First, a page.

Meredith Rowe of Harvard University published a study in 2015 in the journal Child Development tracking the roles of language quantity and quality in children’s vocabulary development. Quality in this case does not mean that language was considered “better” or “worse” for children, but rather that it contains certain elements, such as a word being rare or an utterance being decontextualized. Decontextualized utterances by parents add information beyond the here-and-now, challenging the child by referring to objects or events that aren’t in their direct experience, such as an imaginary scenario or something that happened in the past or may happen in the future. By tracking 50 parent-child pairs at three visits, from toddlerhood to preschool, Rowe found fascinating connections between the kind of language children heard and the number of words they knew at later ages.
Using similar techniques to Hart and Risley’s, Rowe found a wide variation in parent talk: Parents used as few as 400 words in 90 minutes and as many as 9000. Parents with more education (used as a way of getting at SES) produced more language and more decontextualized utterances, but the relationship did not seem consistent at each age. Rowe used statistical modeling to look at how parent language at each age related to their child’s vocabulary at later ages, controlling for parent education levels and the child’s initial vocabulary when finding predictors. This means that we can see how much quantity and quality matter in a child’s vocabulary above and beyond their parent’s education level, and how many words they knew in the first place. The careful analysis in the report indicates that parent education and sheer quantity of words to very young children (18 months old) are important indicators of child vocabulary later on, but that as a child gets older, the wider range of rare words and decontextualized speech becomes more important when predicting vocabulary at later ages. These findings give us a nuanced developmental picture of vocabulary development by showing that quantity of input is crucial very early on, while diversity of language — rare words and diversity of word types — has more predictive power in the later toddler years, with more complex decontextualized speech becoming indicative in the preschool years of a child’s vocabulary size at school age.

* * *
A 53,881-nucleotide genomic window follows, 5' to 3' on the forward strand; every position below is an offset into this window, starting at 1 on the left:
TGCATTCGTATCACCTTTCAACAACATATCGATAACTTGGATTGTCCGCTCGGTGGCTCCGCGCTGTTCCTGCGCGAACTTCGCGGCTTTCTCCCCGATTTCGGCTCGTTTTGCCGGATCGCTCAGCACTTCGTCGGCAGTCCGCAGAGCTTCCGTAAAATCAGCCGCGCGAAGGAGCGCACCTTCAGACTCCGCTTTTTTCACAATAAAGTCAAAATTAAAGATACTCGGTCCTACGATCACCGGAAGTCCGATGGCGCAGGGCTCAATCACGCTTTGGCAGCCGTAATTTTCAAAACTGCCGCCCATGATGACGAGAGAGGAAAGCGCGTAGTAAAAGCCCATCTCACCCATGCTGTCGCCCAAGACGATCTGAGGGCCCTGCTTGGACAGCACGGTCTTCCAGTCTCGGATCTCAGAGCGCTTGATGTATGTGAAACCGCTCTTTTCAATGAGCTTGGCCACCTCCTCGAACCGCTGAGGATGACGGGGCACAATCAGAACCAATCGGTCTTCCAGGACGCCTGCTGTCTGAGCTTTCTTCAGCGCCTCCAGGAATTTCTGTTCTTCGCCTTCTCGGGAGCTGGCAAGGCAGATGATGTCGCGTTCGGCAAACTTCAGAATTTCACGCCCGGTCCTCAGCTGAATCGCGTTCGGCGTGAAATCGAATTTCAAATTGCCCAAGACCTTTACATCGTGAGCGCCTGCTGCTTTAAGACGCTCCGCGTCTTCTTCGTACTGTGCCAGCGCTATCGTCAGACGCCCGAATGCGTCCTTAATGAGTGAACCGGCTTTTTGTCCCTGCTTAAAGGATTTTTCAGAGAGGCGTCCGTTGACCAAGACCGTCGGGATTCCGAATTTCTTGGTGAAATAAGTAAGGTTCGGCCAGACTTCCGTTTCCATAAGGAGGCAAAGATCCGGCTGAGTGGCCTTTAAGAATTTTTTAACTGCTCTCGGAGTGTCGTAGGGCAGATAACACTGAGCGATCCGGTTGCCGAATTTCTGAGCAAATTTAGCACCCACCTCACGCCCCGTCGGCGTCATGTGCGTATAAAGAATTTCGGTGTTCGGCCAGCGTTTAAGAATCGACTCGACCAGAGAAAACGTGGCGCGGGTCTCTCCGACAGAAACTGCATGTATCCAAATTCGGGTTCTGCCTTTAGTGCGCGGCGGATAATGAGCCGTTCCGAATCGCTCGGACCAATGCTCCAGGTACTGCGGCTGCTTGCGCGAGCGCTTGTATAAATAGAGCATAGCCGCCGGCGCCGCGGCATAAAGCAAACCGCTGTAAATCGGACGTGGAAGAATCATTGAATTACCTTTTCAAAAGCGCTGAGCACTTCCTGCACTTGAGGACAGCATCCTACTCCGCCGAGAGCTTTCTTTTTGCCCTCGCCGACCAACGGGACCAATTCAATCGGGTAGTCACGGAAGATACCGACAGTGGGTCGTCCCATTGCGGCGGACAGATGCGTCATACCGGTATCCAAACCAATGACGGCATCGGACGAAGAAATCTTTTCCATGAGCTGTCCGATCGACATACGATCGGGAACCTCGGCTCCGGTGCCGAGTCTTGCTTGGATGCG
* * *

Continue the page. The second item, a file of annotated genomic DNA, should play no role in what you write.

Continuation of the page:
Studies like Rowe’s are giving us a complex picture of children’s language development early in life. It’s not just the number of words that children depend on to increase their vocabulary; children capitalize on different aspects of language at different ages to learn new words, and these relationships occur independent of their family's socioeconomic status. So, does this mean we need to just talk a lot to babies and then get more complicated as they get older? Chances are, you do that already. As your toddler or preschooler gets older, remember that they don’t just need to hear many words, but they need to hear a variety of words, some of which challenge them – for instance, by talking about events in the past or future, or imagining things that aren’t really there. You likely do this already if you live with a toddler or preschooler: Thinking about findings like these makes me more patient the hundredth time my preschooler wants to talk about what kind of animal she is today, or have an in-depth discussion of that one time we went to the bakery but they were out of treats. I know that the imaginary language and the discussion of past events may be seeding her language with more complex vocabulary that will serve her well later on.
Hart, B., & Risley, T. R. (1995). Meaningful differences in the everyday experience of young American children. Baltimore, MD, US: Paul H Brookes Publishing.
Rowe, M. L. (2012). A longitudinal investigation of the roles of quantity and quality of child-directed speech in vocabulary development. Child Development, 83, 1762-1774.